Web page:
This interview series features inspiring female entrepreneurs who have launched and run successful businesses. Through our peers’ experiences, we can learn practical lessons and insights to empower us on our entrepreneurial paths. Crucially, storytelling de-risks entrepreneurship so we believe it is an essential pillar in closing the opportunity gap for female founders.

Selma on…

  • The moment that prompted a spark of inspiration
  • Changing brands’ narratives
  • Her biggest victories and successes

Hello Selma! Tell us a bit about you.

I started my career in the arts as a theatre/dance producer.  I’ve always had a passion to support the learning and participation of young people in the arts industries, especially young people from deprived communities.

Tell us about your business, Looks Like Me.

Looks Like Me is a talent and casting agency raising the profile of underrepresented groups. Providing exceptional talent, models and extraordinary diverse campaigns represented and featured in fashion and advertising content.

What was the moment that everything changed for you and made you realise how needed Looks Like Me is? 

“Mummy, she’s beautiful… And she looks like me,” said my three-year old daughter Riley-Ann, excitedly pointing at the screen. Captivating her attention was Quvenzhané Wallis, a young black actress playing Annie in the remake of the classic Eighties musical.

That moment five years ago prompted a sigh of relief and a spark of inspiration.  My daughter, still only in nursery, had recently begun coming home and asking for straight hair and not to be brown – she wanted to look just like her favourite cartoon characters.

Watching Annie, Riley-Ann had for the first time identified with a positive image of a young black woman on screen. It prompted me to set up talent and casting agency Looks like Me in 2015, we launched in 2016. The business aims to get more black and minority ethnic (BAME) children into advertising and film in order to combat the problem of being confronted with largely white role models on screen.

What were the initial challenges you came up across and how did you overcome them?

Initial challenges I came across included:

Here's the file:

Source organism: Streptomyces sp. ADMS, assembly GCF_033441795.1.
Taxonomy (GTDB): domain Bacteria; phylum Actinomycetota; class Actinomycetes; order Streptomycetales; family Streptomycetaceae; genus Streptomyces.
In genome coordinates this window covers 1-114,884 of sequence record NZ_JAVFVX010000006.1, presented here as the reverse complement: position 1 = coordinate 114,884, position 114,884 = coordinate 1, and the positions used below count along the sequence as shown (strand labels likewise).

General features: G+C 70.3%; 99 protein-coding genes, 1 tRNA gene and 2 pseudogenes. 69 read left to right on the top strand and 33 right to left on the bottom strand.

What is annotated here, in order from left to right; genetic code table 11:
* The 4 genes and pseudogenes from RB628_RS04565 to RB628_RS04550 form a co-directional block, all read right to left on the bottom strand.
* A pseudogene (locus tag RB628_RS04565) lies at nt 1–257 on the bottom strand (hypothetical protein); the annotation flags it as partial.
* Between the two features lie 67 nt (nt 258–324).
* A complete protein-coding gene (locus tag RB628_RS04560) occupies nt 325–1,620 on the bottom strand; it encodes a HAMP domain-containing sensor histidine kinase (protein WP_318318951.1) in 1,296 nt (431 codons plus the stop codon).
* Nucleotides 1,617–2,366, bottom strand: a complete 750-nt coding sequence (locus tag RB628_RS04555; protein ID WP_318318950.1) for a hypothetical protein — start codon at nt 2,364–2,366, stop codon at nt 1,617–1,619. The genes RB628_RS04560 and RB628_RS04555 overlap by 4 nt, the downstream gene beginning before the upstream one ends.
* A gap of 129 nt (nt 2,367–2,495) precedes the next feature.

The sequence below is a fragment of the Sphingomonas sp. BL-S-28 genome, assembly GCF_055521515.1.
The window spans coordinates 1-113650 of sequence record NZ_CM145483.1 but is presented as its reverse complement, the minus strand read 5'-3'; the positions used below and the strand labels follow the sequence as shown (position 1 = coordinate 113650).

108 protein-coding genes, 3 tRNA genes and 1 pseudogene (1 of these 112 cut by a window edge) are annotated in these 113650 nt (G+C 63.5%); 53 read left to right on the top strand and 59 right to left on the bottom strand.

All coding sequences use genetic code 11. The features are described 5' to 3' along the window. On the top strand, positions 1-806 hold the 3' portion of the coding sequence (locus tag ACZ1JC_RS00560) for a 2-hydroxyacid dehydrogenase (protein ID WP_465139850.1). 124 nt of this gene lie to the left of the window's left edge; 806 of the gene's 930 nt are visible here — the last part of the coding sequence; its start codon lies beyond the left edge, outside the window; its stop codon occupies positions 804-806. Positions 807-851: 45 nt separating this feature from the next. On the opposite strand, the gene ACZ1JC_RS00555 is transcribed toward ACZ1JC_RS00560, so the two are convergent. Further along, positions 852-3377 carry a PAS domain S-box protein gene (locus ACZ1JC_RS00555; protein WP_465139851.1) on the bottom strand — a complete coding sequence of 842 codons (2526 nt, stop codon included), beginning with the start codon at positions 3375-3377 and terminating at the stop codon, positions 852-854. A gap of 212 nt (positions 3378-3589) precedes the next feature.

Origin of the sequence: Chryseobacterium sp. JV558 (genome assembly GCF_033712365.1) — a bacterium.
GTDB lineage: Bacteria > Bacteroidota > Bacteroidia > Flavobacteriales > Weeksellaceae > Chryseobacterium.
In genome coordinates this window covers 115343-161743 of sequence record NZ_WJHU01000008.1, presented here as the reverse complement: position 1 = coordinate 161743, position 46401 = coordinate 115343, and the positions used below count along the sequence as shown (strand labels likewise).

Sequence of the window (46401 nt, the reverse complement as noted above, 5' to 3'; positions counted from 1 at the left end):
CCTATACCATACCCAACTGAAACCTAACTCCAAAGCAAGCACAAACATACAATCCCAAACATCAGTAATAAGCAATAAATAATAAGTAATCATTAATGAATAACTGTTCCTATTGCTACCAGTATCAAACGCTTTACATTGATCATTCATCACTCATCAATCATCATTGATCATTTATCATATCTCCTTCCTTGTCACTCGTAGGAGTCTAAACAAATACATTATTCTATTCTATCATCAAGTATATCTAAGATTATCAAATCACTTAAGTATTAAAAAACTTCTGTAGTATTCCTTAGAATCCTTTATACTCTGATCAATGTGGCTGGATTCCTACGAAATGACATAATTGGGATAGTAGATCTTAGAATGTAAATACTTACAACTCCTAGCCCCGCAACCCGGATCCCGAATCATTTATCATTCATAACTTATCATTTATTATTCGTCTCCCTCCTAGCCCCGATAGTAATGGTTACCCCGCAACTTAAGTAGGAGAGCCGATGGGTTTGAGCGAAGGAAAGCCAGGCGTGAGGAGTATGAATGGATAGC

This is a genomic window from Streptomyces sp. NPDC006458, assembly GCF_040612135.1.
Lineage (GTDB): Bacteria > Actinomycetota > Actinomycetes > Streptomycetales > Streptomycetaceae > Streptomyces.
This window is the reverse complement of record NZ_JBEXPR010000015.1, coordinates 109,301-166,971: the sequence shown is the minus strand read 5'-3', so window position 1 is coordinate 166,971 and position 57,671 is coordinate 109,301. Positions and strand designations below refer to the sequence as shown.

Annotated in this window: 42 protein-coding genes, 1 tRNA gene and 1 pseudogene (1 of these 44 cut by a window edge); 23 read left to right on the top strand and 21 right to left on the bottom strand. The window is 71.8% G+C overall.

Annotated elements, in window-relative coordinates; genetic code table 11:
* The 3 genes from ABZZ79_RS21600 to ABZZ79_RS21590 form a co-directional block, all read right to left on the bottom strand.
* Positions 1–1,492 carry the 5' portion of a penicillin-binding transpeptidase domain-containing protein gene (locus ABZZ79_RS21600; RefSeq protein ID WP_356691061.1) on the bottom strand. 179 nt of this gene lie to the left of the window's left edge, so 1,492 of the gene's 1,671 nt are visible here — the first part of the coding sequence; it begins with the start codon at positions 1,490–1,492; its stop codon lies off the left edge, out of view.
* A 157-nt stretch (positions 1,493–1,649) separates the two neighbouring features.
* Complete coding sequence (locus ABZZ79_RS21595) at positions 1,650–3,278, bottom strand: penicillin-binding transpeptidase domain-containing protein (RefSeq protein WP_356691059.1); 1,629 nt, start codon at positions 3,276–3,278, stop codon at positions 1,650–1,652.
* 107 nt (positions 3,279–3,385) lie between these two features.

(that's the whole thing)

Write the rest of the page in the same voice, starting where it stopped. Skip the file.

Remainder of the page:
1. Agencies and brands becoming receptive to changing the narrative and celebrating untold stories, considering Looks Like Me talent for these roles.
  2. Agencies and brands realising Looks Like Me is having a meaningful impact, on our children that resonates with audiences and using us to cast their ad campaigns.
  3. Agencies and brands understanding that we are improving the inclusiveness of popular culture with Looks Like Me and partnering with us will make great business opportunities.

I overcame the above challenges by: 

  1. Remaining consistent with the visual content we produce.
  2. Collaborating with exceptional partners and creatives.
  3. Looking at my child every day and thinking I’m doing this for your generation – a platform to be seen and heard in the most enjoyable way possible.

What was the first win that made you feel you were onto something?

There are several real big wins that come to mind:

  • Our first child artist being featured in a Next campaign 2016 – thanks to Lindsay Hunt Casting
  • Casting for #ChristmasSoWhite 2016, followed by Easter and Summer So White.
  • Casting for Tesco – back to school ad 2017
  • Casting for Sainsbury’s Christmas 2017

Did you take the investment route for your business or are you self-funded? Can you share some insights on your decision and the process?

I took a £7K start-up loan from Virgin Start-up then Self-Funded.

I decided I needed a start-up loan to launch my business, which was definitely needed from audiences and it took some time for advertising agencies to view as a casting agency and offer them something slightly different which is all in the experience.